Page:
GOVERNMENT ACTIONS AFFECTING COMMERCE









 

    2001:  SEPTEMBER:

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  • Friday, September 14:  The U. S. Securities and Exchange Commission today issues an order that waives certain regulations to allow companies and executives to aid in supporting the prices of their stock shares. This is being done in order to prevent a wave of panic selling opf shares when the stock markets resume trading next week.

        This is a temporary expedient and will be in effect for just next week if the markets meet expectations and reopen next Monday. It will permit publicly traded companies to buy their own stock on the open market without observing a limit on the number of such shares that they may buy back. Company directors and senior executives who had issued sell orders just before the markets closed will now be allowed to go back into the markets and to attempt to repurchase their companies' stock.

        Using their emergency powers for the first time, the members of the Commission have loosened some accounting and capital rules; they have also eased off on certain lending restrictions that had been placed upon mutual funds.

        These emergency actions demonstrate the Commission's anxiety over what they expect will be the situation when trading does resume. The Commission members seem to fear that there will be a huge  oversupply of sell orders for many stocks, and few matching buy orders. They therefore hope that, by allowing companies and their officers to repurchase shares above the normaly limited amounts, some stability can be injected into the markets.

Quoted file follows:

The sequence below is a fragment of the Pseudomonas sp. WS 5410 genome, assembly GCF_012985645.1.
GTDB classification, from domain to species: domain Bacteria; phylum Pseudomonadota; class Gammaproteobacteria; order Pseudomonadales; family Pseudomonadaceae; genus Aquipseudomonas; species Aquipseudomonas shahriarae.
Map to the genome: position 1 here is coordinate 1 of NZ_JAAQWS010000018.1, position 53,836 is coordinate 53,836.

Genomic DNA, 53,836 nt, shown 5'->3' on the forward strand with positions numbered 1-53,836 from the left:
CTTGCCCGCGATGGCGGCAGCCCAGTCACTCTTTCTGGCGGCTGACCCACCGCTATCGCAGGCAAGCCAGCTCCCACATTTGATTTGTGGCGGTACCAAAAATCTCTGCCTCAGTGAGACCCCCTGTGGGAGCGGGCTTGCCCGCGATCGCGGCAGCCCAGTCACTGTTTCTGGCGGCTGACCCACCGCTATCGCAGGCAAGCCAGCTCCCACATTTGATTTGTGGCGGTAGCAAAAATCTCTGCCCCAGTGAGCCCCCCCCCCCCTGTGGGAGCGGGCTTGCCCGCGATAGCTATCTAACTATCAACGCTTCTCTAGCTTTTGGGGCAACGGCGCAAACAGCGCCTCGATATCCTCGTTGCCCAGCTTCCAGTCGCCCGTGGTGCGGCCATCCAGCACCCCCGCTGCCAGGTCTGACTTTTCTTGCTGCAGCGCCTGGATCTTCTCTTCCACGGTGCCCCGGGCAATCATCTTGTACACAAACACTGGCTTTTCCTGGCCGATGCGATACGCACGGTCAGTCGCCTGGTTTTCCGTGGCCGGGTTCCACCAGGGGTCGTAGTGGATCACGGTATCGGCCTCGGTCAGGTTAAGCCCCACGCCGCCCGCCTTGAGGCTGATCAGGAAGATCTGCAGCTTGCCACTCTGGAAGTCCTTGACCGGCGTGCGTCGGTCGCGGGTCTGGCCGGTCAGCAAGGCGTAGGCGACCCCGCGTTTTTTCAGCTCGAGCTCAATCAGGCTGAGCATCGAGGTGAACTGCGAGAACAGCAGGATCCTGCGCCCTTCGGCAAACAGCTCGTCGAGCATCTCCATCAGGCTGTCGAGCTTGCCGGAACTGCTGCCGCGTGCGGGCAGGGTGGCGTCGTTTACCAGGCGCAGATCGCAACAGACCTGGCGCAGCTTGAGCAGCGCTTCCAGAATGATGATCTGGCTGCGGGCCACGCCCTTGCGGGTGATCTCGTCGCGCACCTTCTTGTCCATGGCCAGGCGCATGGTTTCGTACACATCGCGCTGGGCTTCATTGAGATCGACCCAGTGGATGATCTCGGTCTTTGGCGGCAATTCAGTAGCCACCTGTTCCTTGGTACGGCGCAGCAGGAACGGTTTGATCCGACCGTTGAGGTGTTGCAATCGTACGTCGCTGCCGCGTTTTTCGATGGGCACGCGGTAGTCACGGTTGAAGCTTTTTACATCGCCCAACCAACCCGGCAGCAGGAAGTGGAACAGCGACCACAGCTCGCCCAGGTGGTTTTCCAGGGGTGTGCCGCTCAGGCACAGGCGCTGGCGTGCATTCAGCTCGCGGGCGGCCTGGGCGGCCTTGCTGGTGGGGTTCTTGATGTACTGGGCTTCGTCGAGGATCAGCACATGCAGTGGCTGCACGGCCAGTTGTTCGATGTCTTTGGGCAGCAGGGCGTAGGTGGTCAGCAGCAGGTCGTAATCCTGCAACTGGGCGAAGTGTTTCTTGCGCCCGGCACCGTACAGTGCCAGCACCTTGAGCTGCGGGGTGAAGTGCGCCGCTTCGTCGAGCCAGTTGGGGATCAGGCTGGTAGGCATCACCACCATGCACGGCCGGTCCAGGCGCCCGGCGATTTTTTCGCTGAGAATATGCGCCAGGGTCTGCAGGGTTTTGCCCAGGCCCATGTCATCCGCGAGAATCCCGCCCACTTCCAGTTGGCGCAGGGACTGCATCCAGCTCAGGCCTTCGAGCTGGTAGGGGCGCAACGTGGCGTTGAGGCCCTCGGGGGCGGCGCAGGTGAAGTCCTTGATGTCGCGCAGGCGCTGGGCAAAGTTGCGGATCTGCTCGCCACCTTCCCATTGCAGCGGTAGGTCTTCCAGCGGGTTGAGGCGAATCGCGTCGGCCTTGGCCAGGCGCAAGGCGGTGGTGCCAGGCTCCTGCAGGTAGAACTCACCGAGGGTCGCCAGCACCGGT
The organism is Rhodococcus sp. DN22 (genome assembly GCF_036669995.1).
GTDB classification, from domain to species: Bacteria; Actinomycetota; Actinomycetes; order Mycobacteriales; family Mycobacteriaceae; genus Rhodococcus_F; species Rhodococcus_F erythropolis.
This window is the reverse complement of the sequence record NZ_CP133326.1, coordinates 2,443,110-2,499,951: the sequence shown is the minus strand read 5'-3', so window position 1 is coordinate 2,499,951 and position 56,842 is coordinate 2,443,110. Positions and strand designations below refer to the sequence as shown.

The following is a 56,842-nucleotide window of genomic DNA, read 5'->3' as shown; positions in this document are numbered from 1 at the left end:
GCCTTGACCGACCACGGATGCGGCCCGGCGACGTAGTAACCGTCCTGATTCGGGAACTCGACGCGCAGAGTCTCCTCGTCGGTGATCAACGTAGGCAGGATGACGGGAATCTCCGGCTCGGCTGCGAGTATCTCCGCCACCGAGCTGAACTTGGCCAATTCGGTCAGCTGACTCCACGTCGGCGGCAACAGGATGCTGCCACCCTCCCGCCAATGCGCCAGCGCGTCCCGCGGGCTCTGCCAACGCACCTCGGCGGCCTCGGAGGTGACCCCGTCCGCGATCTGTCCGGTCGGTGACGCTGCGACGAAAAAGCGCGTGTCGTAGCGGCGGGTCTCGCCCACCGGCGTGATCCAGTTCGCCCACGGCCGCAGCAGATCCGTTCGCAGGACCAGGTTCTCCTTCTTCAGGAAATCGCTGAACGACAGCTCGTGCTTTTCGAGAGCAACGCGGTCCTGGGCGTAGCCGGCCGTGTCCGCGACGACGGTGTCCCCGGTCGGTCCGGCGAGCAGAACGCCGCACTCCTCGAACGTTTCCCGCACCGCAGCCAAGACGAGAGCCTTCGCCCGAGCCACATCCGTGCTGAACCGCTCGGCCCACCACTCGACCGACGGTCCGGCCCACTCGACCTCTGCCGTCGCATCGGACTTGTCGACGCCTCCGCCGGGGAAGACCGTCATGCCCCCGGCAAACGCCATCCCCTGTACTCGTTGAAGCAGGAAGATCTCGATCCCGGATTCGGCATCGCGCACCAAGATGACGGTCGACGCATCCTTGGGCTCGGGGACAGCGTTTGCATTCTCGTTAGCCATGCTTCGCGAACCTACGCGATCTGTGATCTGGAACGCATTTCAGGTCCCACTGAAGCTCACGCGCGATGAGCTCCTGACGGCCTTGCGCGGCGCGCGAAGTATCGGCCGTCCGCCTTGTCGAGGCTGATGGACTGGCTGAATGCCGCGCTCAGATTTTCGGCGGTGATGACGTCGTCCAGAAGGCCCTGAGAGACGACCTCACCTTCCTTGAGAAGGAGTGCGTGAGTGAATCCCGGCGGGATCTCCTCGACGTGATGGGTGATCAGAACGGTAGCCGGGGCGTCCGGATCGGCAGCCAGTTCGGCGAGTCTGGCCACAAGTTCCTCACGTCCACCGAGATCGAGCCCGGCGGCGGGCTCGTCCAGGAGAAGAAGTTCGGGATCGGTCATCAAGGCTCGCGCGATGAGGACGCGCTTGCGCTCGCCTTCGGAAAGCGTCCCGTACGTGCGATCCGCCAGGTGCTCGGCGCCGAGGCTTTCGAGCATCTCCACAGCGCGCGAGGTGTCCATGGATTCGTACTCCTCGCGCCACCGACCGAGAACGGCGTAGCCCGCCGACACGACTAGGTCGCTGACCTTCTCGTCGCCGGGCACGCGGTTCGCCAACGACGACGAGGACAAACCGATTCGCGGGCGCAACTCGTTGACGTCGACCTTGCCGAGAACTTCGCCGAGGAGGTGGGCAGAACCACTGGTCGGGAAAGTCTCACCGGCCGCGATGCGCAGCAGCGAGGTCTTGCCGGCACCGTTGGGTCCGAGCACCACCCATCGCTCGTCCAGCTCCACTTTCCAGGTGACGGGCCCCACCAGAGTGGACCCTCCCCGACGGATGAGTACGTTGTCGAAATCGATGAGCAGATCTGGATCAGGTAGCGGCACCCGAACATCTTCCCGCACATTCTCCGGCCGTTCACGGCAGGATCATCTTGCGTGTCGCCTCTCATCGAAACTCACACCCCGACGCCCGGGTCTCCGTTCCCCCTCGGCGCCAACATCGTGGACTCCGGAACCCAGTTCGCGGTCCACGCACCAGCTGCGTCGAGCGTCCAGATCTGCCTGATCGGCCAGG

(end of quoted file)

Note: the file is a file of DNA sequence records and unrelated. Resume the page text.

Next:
•     In another action designed to cushion the effects of the disruptions caused by the terrorist attacks on September 11, 2001, the U. S. Internal Revenue Service announced on Friday, September 14, 2001 that it was granting tax-filing extensions to businesses, individuals, and non-profit groups which were involved in or harmed by those atttacks. They will now have up to an additional 10 months in which to file returns and to pay any taxes which might be due. This ruling applies to all taxpayers in New York City and in Arlington County, Virginia, home of the Pentagon building. If other businesses or individuals can show that they were harmed because of lost or damaged records, because of death of an employee or employees, or injury to them, or if their operations were impacted because employees aided in the rescue and relief efforts, they will receive filing/payment extensions also.

        In the case of individualswho may have already had extensions, including extensions to October 15, 2001, they will now have an additional 120 days beyond the October date, in which to settle accounts with the IRS.

        Corporations will now have until January 15, 2002 in which to make estimated tax payments. The government will waive penalties on excise and withholding taxes, if they are deposited by November 15, 2001. This policy was announced by Terry Lemons, who is a spokesman for the IRS.

        In order to claim the extension, taxpayers are being told to write "September 11--Terrorist Attack" in red ink at the top of their returns. Also, all taxpayers everywhere, who have returns or taxes due from September 11 through September 24, 2001 have until September 24 in which to file and to pay any taxes due.    

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